Give it a try. Walk down Main Street and ask people you meet how they feel about Congress. According to Gallup’s May 2017 survey, three out of every four (74 percent) will have an answer that contains a mix of negative verbs and some juicy expletives about how Members of Congress need to learn how to put party aside or perish.
The Congressional Management Foundation (CMF) asked similar questions to senior staff members working for Members of Congress. Most agreed that Congress is broken, some probably even mixed in a few choice words of their own as they gave CMF an alternative perspective to the narrative described above.
While conventional wisdom holds that the blame for any democratic dysfunction lies primarily with current occupants of Capitol Hill, CMF’s recently released report, “The State of Congress: Staff Perspectives on Institutional Capacity in the House and Senate,” suggests that Congress may not be working well because it does not currently have the capacity to work well.
Key findings are as follows:
- Congress needs to improve staff knowledge, skills and abilities.
- Senators and Representatives lack the necessary time and resources to understand, consider and deliberate public policy and legislation.
- Congress needs to improve Member and staff access to high quality, nonpartisan policy expertise within the Legislative Branch.
- Congress needs to improve its technological infrastructure.
- Congress should re-examine its capacity to perform its role in democracy.
Then consider the following statement within the report:
“Congress is receiving unprecedented amounts of information and outside pressure while the capacity of congressional staffs has declined…
We may be beyond a tipping point where there are just too many people, too much communication, too much pressure, and too many crises for Senators and Representatives to manage without some serious rethinking of congressional operations and capacity.”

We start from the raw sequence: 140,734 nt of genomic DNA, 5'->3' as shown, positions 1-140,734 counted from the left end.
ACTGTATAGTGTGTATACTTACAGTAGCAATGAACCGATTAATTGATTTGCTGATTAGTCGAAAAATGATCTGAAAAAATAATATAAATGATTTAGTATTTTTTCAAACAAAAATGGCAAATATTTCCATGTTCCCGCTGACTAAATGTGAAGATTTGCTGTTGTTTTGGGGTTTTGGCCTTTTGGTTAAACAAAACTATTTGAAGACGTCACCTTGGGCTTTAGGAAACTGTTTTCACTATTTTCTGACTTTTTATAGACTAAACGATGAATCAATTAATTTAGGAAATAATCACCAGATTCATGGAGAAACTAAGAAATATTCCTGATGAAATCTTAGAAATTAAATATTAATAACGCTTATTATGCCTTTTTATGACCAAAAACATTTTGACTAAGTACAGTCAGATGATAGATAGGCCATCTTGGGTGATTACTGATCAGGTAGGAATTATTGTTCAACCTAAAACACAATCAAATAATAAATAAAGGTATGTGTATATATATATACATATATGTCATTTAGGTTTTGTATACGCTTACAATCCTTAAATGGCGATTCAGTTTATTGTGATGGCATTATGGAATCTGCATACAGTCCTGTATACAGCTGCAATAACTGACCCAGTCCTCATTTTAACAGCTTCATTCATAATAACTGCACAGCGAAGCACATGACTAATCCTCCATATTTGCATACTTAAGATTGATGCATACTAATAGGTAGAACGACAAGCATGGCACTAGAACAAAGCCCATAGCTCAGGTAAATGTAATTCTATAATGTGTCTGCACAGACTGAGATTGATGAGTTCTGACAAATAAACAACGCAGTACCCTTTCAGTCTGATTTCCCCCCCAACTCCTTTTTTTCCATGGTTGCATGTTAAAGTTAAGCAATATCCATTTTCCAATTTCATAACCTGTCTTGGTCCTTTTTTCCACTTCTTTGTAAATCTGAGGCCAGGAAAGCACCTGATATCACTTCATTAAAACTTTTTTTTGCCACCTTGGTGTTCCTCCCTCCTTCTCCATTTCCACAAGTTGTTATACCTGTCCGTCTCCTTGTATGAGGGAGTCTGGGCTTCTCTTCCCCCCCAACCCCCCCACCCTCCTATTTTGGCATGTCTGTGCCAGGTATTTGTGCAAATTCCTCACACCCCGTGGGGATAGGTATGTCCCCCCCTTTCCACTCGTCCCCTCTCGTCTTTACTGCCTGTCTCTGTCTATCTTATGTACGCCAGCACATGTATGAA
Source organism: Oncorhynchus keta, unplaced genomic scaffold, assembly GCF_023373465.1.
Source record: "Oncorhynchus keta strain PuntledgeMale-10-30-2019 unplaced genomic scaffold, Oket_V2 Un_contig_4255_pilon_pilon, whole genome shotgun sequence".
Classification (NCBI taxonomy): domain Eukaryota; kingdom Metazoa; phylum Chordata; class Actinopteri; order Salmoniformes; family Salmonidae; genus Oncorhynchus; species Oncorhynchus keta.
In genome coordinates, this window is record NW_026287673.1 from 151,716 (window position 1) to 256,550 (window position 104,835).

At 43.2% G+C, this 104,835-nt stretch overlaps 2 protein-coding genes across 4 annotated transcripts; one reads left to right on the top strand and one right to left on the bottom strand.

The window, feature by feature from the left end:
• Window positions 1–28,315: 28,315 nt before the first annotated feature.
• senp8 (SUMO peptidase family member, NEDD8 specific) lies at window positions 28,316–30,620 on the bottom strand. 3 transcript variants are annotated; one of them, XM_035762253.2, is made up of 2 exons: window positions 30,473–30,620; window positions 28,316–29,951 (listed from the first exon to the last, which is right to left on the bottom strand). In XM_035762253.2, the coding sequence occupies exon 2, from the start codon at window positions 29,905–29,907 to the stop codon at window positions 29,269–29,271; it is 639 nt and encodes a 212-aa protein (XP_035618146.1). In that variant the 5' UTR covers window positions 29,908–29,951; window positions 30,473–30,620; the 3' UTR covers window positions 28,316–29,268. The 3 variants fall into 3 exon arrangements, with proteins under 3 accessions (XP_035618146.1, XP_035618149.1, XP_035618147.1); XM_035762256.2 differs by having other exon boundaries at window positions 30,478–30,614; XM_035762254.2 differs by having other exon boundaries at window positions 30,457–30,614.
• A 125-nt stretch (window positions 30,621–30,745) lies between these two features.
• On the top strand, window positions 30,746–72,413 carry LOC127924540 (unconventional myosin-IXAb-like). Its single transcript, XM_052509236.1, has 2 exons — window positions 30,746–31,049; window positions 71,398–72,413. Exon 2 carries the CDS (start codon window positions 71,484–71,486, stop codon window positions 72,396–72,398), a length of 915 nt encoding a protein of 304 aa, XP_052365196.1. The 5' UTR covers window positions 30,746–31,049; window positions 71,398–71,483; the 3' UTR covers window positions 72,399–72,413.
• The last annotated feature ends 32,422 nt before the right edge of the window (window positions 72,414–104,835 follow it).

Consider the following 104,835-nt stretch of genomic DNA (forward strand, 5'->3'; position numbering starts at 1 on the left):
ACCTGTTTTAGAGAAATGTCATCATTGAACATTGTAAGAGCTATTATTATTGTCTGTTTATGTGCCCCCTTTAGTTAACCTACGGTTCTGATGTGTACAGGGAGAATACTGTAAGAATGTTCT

While The State of Congress looks at this problem from the congressional perspective, this old “recovering lobbyist” can’t help but read that statement from the other end of the lens. Sure, increasing funding for the Legislative Branch would allow Members of Congress to attract (and keep) highly qualified staff and update the antiquated technology they use, yet the report includes some significant lessons that the advocacy community should heed.
Lessons 1, 2, and 3: Be a better resource. If Congress can’t attract or keep skilled staff, lacks time and resources to deliberate decisions, and doesn’t have enough access to balanced information, smart advocates should fill those serious voids by sharing their knowledge while being balanced in their arguments. Advocates who are able to fairly speak to both sides of their issues and understand local impact quickly become trusted “go to” resources for Members and their staff.
Lesson 4: Use other methods to engage Congress, in addition to technology. While the majority (58 percent) of congressional staff believe it’s very important for their office to be technologically accessible, only 17 percent are very satisfied about this aspect. Sure, advocates can make their voice heard by clicking a hyperlink to send a generic form email, but the early 2000s called and they want their emails back. The fact is that technology hasn’t replaced the good old-fashioned face-to-face engagement. Advocates who meet their Members of Congress (in D.C. or the district, doesn’t matter), host Members at their facilities, or show up to town hall meetings (not to yell) demonstrate that they are serious about their issues and potential resources. (See lessons 1,2, and 3.)
Lesson 5: Advocates should re-examine their capacity to perform their role in democracy. Learning lessons 1, 2, 3, and 4 would be a good place to start. Those who do will not only become more effective advocates, they will help Congress address significant challenges that are making it difficult for it to perform its vital role in our democracy.
Seth Turner is the director of citizen engagement for The Congressional Management Foundation. This column was reprinted with the permission of The Congressional Management Foundation.